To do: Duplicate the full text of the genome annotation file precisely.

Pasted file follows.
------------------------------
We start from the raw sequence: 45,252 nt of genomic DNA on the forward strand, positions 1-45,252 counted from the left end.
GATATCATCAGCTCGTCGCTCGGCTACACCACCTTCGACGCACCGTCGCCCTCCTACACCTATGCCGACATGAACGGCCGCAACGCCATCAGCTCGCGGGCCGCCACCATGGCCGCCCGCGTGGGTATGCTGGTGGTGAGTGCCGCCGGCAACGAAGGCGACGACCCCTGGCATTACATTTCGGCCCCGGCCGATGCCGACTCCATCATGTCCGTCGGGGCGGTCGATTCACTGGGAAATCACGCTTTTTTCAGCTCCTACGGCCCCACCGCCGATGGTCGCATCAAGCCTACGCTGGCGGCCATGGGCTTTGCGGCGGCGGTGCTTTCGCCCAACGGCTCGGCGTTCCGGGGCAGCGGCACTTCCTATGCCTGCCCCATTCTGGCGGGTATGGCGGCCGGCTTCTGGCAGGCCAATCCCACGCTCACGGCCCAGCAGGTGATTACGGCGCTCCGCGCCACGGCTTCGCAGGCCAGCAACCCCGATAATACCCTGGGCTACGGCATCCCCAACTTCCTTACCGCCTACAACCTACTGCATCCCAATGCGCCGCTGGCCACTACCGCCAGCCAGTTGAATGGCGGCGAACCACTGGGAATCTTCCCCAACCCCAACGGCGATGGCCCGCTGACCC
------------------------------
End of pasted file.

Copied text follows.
We start from the raw sequence: 45,252 nt of genomic DNA on the forward strand, positions 1-45,252 counted from the left end.
GATATCATCAGCTCGTCGCTCGGCTACACCACCTTCGACGCACCGTCGCCCTCCTACACCTATGCCGACATGAACGGCCGCAACGCCATCAGCTCGCGGGCCGCCACCATGGCCGCCCGCGTGGGTATGCTGGTGGTGAGTGCCGCCGGCAACGAAGGCGACGACCCCTGGCATTACATTTCGGCCCCGGCCGATGCCGACTCCATCATGTCCGTCGGGGCGGTCGATTCACTGGGAAATCACGCTTTTTTCAGCTCCTACGGCCCCACCGCCGATGGTCGCATCAAGCCTACGCTGGCGGCCATGGGCTTTGCGGCGGCGGTGCTTTCGCCCAACGGCTCGGCGTTCCGGGGCAGCGGCACTTCCTATGCCTGCCCCATTCTGGCGGGTATGGCGGCCGGCTTCTGGCAGGCCAATCCCACGCTCACGGCCCAGCAGGTGATTACGGCGCTCCGCGCCACGGCTTCGCAGGCCAGCAACCCCGATAATACCCTGGGCTACGGCATCCCCAACTTCCTTACCGCCTACAACCTACTGCATCCCAATGCGCCGCTGGCCACTACCGCCAGCCAGTTGAATGGCGGCGAACCACTGGGAATCTTCCCCAACCCCAACGGCGATGGCCCGCTGACCC